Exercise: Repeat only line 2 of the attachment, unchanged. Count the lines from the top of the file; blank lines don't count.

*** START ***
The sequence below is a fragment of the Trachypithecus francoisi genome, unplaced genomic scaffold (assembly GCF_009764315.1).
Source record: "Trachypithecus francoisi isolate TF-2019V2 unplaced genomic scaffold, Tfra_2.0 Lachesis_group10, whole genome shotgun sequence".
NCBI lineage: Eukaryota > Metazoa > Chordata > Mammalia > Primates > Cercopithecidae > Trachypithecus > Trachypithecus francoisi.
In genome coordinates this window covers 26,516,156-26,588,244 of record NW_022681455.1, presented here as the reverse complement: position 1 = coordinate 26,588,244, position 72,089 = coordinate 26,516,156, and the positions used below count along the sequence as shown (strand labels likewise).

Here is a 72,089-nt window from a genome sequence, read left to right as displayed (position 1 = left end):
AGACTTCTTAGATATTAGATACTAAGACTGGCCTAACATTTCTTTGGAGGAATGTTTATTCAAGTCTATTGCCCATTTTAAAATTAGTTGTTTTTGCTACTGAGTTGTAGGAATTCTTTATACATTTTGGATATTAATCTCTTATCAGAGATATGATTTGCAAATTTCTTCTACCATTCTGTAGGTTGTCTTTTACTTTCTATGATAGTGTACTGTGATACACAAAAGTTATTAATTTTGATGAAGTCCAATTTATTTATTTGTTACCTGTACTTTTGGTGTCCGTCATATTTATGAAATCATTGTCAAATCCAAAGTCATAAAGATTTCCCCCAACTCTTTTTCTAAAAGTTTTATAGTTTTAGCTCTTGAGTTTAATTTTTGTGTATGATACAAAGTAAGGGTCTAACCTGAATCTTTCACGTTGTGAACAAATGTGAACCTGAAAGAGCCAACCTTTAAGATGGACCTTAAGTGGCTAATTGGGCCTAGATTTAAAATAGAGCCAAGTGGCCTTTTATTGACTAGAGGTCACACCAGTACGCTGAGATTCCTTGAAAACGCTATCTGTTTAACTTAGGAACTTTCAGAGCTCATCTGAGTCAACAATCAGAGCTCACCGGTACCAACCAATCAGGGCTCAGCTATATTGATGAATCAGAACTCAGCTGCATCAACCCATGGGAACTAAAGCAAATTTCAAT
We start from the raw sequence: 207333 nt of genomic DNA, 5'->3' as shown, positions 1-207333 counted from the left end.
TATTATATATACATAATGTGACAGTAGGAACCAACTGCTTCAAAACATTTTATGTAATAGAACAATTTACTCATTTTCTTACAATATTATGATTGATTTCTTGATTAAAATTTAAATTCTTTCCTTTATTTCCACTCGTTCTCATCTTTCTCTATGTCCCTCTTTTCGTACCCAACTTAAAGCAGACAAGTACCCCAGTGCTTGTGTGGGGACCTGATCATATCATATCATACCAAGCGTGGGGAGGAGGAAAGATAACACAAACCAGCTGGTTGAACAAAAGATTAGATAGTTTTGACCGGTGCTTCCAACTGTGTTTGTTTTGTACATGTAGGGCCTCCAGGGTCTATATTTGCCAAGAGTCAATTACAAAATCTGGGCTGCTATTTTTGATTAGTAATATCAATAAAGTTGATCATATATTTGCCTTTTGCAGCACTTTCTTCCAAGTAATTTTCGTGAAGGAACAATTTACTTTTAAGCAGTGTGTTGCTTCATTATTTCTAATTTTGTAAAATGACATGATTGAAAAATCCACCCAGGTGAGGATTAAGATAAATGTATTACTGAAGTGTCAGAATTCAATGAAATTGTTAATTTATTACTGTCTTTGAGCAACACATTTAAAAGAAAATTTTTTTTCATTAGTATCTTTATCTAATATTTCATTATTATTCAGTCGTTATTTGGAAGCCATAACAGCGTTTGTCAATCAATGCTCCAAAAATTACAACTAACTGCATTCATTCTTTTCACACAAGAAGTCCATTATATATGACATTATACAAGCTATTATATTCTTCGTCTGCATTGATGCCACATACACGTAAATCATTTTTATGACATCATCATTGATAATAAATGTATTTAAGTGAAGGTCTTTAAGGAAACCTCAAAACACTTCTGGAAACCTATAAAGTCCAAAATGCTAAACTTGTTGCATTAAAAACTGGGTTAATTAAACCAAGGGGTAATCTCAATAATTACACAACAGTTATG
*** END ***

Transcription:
Source record: "Trachypithecus francoisi isolate TF-2019V2 unplaced genomic scaffold, Tfra_2.0 Lachesis_group10, whole genome shotgun sequence".